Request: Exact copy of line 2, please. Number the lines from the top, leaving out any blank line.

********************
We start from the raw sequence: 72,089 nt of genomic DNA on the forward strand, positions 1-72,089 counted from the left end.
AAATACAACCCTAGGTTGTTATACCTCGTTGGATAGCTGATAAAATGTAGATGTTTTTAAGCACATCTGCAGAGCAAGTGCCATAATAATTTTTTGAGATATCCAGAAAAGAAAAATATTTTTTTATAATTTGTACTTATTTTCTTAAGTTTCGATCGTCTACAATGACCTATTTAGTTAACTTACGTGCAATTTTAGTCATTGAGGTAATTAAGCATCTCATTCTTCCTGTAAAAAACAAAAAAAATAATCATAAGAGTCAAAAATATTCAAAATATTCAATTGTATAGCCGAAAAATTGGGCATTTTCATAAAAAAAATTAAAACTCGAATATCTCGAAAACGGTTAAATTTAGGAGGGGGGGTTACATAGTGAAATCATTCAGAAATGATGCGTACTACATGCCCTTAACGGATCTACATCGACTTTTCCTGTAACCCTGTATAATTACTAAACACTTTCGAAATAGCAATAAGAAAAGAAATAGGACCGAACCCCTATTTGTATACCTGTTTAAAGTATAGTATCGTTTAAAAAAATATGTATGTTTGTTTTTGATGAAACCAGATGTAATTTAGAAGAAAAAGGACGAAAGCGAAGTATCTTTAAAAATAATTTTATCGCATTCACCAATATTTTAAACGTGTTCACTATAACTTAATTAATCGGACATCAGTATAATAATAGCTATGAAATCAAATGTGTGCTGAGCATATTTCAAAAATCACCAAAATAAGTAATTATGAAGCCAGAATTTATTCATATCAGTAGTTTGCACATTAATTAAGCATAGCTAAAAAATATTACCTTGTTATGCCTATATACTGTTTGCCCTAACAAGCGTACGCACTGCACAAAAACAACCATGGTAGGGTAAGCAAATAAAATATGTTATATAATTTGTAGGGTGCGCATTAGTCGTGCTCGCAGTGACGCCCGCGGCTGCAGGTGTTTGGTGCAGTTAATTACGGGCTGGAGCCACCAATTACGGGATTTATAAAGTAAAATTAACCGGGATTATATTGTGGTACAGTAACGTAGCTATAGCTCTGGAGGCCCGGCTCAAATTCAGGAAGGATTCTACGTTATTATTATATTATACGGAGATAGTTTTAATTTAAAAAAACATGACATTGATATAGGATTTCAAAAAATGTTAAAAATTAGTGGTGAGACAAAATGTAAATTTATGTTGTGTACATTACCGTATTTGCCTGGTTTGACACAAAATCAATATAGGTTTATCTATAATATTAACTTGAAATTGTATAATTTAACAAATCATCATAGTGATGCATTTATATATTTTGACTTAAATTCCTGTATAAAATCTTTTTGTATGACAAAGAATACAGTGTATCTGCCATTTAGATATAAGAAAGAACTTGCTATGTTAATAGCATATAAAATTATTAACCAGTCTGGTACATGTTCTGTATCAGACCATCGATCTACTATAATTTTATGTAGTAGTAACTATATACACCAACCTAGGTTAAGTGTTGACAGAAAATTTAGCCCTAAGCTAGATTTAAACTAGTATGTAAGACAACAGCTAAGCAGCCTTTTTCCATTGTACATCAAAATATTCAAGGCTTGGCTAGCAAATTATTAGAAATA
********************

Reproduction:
AAATACAACCCTAGGTTGTTATACCTCGTTGGATAGCTGATAAAATGTAGATGTTTTTAAGCACATCTGCAGAGCAAGTGCCATAATAATTTTTTGAGATATCCAGAAAAGAAAAATATTTTTTTATAATTTGTACTTATTTTCTTAAGTTTCGATCGTCTACAATGACCTATTTAGTTAACTTACGTGCAATTTTAGTCATTGAGGTAATTAAGCATCTCATTCTTCCTGTAAAAAACAAAAAAAATAATCATAAGAGTCAAAAATATTCAAAATATTCAATTGTATAGCCGAAAAATTGGGCATTTTCATAAAAAAAATTAAAACTCGAATATCTCGAAAACGGTTAAATTTAGGAGGGGGGGTTACATAGTGAAATCATTCAGAAATGATGCGTACTACATGCCCTTAACGGATCTACATCGACTTTTCCTGTAACCCTGTATAATTACTAAACACTTTCGAAATAGCAATAAGAAAAGAAATAGGACCGAACCCCTATTTGTATACCTGTTTAAAGTATAGTATCGTTTAAAAAAATATGTATGTTTGTTTTTGATGAAACCAGATGTAATTTAGAAGAAAAAGGACGAAAGCGAAGTATCTTTAAAAATAATTTTATCGCATTCACCAATATTTTAAACGTGTTCACTATAACTTAATTAATCGGACATCAGTATAATAATAGCTATGAAATCAAATGTGTGCTGAGCATATTTCAAAAATCACCAAAATAAGTAATTATGAAGCCAGAATTTATTCATATCAGTAGTTTGCACATTAATTAAGCATAGCTAAAAAATATTACCTTGTTATGCCTATATACTGTTTGCCCTAACAAGCGTACGCACTGCACAAAAACAACCATGGTAGGGTAAGCAAATAAAATATGTTATATAATTTGTAGGGTGCGCATTAGTCGTGCTCGCAGTGACGCCCGCGGCTGCAGGTGTTTGGTGCAGTTAATTACGGGCTGGAGCCACCAATTACGGGATTTATAAAGTAAAATTAACCGGGATTATATTGTGGTACAGTAACGTAGCTATAGCTCTGGAGGCCCGGCTCAAATTCAGGAAGGATTCTACGTTATTATTATATTATACGGAGATAGTTTTAATTTAAAAAAACATGACATTGATATAGGATTTCAAAAAATGTTAAAAATTAGTGGTGAGACAAAATGTAAATTTATGTTGTGTACATTACCGTATTTGCCTGGTTTGACACAAAATCAATATAGGTTTATCTATAATATTAACTTGAAATTGTATAATTTAACAAATCATCATAGTGATGCATTTATATATTTTGACTTAAATTCCTGTATAAAATCTTTTTGTATGACAAAGAATACAGTGTATCTGCCATTTAGATATAAGAAAGAACTTGCTATGTTAATAGCATATAAAATTATTAACCAGTCTGGTACATGTTCTGTATCAGACCATCGATCTACTATAATTTTATGTAGTAGTAACTATATACACCAACCTAGGTTAAGTGTTGACAGAAAATTTAGCCCTAAGCTAGATTTAAACTAGTATGTAAGACAACAGCTAAGCAGCCTTTTTCCATTGTACATCAAAATATTCAAGGCTTGGCTAGCAAATTATTAGAAATA